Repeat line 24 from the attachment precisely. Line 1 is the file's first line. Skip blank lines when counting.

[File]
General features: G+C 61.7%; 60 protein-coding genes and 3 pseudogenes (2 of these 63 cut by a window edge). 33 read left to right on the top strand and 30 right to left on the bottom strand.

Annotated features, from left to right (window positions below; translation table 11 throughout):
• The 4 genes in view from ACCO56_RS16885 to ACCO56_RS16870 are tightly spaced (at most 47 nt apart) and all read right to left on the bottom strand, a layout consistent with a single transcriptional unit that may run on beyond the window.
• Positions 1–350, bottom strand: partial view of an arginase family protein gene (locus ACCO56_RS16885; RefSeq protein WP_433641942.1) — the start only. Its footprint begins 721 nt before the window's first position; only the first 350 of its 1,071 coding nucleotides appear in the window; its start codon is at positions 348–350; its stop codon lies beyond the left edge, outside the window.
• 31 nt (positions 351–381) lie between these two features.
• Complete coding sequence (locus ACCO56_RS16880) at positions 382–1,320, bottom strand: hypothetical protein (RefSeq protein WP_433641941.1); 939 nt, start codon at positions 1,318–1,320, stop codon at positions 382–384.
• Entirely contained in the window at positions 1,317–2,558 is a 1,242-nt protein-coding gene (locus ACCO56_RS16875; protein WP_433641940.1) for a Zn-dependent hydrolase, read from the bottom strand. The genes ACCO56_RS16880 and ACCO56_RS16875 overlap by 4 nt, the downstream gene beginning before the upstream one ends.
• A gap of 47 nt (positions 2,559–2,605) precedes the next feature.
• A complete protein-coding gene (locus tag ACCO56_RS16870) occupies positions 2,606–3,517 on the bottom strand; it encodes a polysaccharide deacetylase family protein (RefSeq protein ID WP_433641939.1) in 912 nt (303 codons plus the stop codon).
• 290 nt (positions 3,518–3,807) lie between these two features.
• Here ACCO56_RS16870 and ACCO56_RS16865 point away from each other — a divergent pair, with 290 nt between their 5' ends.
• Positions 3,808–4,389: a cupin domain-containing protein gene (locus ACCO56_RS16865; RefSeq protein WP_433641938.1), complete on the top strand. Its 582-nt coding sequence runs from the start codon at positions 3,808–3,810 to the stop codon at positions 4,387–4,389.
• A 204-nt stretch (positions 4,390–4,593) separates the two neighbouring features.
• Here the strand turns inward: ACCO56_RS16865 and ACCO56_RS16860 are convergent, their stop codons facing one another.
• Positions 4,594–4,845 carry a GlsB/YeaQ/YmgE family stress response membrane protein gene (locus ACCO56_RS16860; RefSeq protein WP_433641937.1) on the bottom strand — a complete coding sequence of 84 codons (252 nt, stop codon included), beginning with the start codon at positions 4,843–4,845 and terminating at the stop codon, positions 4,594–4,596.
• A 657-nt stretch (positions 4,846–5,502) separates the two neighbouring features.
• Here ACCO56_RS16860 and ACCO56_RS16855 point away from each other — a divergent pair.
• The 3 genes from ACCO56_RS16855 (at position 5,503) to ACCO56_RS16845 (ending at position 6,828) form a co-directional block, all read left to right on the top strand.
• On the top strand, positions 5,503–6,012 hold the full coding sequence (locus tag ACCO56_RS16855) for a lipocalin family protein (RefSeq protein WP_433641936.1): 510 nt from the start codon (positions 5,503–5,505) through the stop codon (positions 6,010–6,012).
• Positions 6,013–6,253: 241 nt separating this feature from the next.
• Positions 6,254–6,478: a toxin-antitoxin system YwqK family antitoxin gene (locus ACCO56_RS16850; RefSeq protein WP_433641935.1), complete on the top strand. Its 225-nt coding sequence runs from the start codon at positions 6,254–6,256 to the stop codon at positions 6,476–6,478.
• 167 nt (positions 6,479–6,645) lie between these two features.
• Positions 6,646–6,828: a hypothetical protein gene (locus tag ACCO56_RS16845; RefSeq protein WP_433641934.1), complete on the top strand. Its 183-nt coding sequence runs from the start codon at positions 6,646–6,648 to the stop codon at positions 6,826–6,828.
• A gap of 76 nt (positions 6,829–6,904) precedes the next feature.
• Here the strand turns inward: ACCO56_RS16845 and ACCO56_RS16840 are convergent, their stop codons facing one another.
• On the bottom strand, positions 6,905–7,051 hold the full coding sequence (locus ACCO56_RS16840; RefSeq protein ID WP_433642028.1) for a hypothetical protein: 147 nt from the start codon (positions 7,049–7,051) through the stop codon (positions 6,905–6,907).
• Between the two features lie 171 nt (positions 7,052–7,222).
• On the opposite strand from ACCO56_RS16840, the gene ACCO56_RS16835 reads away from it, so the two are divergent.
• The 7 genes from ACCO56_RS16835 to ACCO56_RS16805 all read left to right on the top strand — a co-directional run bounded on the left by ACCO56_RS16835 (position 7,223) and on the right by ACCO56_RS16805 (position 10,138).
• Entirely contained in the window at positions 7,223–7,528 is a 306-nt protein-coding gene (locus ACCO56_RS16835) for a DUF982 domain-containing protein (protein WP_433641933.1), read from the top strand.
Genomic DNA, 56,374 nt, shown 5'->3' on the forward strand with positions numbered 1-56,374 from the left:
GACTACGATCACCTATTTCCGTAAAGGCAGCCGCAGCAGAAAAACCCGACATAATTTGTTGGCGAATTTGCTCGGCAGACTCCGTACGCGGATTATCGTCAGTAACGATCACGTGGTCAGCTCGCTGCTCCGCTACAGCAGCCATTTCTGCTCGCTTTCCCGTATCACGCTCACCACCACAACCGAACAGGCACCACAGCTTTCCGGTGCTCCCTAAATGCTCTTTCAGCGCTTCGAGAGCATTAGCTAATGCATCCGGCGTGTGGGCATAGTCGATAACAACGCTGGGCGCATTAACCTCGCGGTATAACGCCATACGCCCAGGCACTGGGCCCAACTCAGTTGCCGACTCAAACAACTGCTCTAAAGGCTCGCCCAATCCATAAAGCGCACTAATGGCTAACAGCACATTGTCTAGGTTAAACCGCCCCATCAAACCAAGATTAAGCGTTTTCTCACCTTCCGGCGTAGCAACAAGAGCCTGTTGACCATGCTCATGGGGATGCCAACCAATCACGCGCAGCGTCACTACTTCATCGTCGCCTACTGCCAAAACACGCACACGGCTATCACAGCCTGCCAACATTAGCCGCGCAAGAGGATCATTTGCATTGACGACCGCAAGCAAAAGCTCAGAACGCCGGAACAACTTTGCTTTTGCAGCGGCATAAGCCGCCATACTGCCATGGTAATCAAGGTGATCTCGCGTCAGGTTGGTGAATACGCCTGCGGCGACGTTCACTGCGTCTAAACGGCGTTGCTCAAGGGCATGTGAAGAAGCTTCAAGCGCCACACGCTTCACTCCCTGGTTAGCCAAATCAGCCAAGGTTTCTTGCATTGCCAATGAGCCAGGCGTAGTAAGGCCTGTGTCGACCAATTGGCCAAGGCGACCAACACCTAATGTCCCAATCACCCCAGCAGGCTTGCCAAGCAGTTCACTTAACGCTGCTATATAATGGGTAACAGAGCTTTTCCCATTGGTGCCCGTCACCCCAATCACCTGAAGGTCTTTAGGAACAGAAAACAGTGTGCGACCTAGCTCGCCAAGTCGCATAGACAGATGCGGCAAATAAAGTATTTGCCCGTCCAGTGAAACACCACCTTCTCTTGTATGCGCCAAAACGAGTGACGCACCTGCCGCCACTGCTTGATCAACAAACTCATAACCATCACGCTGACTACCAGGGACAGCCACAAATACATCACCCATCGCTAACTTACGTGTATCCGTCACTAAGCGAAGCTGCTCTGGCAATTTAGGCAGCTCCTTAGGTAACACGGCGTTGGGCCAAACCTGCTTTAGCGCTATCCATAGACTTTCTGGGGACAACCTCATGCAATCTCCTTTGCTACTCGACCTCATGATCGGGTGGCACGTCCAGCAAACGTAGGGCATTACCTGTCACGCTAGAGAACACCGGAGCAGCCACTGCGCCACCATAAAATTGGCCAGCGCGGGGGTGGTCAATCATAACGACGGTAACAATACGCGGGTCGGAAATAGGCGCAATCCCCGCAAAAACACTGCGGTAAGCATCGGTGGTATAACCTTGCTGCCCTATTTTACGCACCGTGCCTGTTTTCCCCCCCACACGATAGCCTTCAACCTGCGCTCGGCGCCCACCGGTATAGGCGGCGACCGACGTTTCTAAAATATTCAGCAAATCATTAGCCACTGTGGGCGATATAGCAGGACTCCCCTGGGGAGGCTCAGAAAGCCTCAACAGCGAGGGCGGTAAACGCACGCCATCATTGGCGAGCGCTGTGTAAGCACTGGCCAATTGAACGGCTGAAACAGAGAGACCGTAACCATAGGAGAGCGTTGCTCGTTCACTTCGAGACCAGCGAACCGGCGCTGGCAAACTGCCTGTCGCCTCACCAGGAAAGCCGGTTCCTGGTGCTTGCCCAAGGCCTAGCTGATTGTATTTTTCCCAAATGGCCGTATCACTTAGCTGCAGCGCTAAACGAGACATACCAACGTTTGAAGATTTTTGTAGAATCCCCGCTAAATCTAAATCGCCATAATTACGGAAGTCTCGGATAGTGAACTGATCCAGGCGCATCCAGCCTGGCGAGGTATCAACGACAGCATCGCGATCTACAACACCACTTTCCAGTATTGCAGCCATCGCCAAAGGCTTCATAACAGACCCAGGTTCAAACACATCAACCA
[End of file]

• A gap of 76 nt (positions 6,829–6,904) precedes the next feature.